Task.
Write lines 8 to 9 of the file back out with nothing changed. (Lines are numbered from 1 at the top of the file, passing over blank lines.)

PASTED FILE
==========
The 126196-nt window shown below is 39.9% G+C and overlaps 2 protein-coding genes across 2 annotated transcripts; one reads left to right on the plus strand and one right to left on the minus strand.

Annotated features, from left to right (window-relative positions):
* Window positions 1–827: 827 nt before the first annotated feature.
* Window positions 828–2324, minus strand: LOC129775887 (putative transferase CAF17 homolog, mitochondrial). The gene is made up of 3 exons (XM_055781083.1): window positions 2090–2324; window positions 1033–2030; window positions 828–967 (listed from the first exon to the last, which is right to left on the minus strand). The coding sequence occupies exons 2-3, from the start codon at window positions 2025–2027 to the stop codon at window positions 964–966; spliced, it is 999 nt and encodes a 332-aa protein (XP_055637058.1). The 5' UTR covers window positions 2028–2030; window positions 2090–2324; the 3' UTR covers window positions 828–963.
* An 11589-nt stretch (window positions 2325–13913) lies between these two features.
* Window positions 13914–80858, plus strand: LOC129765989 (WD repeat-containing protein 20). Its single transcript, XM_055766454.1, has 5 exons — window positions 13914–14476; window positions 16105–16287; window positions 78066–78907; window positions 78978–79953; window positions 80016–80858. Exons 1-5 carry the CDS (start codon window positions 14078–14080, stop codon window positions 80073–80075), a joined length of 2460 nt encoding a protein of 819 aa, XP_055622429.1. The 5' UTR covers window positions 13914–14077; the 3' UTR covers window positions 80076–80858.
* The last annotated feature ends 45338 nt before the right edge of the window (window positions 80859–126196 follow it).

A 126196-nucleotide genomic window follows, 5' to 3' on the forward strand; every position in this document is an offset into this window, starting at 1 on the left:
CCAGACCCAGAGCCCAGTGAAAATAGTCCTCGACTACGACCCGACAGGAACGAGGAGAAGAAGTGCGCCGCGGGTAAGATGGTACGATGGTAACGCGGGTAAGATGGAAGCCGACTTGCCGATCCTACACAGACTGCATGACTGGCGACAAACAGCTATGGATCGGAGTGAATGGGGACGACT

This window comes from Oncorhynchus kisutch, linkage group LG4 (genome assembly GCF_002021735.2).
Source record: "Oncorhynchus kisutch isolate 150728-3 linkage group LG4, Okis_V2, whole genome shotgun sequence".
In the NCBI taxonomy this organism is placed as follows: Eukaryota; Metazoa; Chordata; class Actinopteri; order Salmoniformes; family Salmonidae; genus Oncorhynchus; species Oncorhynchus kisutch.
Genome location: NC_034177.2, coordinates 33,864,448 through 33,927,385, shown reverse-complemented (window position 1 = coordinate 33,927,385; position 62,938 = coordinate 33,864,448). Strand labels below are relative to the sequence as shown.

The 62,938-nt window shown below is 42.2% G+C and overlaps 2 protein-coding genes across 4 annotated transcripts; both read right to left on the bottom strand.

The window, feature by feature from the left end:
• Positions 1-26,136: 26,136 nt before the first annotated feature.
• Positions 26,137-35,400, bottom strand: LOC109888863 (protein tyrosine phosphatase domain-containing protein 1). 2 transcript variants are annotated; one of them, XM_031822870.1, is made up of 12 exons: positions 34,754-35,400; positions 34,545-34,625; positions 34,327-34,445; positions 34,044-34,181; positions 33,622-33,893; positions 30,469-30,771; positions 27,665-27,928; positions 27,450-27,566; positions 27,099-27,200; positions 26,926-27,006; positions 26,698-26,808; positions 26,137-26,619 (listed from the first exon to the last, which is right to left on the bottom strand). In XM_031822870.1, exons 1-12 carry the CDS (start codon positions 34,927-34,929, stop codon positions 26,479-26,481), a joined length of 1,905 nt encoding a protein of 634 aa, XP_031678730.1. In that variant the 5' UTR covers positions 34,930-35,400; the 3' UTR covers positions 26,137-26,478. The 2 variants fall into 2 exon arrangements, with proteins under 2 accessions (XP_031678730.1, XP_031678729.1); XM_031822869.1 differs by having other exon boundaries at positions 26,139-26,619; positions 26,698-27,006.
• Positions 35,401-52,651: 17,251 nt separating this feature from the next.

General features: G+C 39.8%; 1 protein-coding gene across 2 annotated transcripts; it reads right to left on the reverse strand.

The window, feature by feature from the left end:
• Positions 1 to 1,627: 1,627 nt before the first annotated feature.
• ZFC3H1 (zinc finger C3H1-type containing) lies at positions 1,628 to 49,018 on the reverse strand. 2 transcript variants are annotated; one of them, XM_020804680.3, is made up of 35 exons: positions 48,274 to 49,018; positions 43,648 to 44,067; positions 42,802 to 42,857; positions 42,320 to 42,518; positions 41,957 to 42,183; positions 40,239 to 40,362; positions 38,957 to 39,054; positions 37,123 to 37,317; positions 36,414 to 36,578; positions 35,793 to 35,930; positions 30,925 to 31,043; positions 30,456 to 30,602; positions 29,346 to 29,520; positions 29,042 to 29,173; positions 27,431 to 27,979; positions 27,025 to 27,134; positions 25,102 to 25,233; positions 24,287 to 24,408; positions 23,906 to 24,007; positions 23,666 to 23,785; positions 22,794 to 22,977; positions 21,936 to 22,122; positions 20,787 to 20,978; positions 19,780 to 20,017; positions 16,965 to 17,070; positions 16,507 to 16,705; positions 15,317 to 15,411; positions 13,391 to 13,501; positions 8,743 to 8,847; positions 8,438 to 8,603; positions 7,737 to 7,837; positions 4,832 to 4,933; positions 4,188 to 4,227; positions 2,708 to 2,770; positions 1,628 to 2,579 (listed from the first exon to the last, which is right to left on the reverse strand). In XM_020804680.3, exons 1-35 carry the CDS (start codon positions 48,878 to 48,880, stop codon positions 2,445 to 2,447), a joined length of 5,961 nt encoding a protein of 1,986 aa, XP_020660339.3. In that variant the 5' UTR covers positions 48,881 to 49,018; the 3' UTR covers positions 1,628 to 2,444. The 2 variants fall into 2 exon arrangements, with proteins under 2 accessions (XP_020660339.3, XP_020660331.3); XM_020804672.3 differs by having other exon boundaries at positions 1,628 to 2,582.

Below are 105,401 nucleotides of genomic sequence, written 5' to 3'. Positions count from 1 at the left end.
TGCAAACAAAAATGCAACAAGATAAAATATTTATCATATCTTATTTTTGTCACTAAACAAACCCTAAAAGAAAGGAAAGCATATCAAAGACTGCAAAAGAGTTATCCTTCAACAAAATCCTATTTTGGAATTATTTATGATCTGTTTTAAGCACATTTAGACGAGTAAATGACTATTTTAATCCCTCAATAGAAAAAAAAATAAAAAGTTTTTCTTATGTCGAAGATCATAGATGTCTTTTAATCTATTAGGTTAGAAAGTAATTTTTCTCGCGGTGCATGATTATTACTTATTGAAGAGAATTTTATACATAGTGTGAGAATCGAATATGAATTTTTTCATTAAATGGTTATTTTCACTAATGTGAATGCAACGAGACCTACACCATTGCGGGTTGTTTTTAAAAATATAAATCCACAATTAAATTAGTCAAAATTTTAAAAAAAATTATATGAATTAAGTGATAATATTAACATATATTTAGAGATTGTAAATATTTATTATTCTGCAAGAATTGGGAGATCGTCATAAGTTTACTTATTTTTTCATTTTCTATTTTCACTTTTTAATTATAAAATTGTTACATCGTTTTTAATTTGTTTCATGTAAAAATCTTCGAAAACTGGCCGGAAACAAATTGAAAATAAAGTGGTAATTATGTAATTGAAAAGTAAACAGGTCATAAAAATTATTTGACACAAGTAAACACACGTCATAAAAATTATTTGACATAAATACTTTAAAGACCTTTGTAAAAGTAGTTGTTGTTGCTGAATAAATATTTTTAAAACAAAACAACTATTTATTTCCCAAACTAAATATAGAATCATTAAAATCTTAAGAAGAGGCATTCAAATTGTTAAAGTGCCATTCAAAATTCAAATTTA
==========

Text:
A 126196-nucleotide genomic window follows, 5' to 3' on the forward strand; every position in this document is an offset into this window, starting at 1 on the left:
CCAGACCCAGAGCCCAGTGAAAATAGTCCTCGACTACGACCCGACAGGAACGAGGAGAAGAAGTGCGCCGCGGGTAAGATGGTACGATGGTAACGCGGGTAAGATGGAAGCCGACTTGCCGATCCTACACAGACTGCATGACTGGCGACAAACAGCTATGGATCGGAGTGAATGGGGACGACT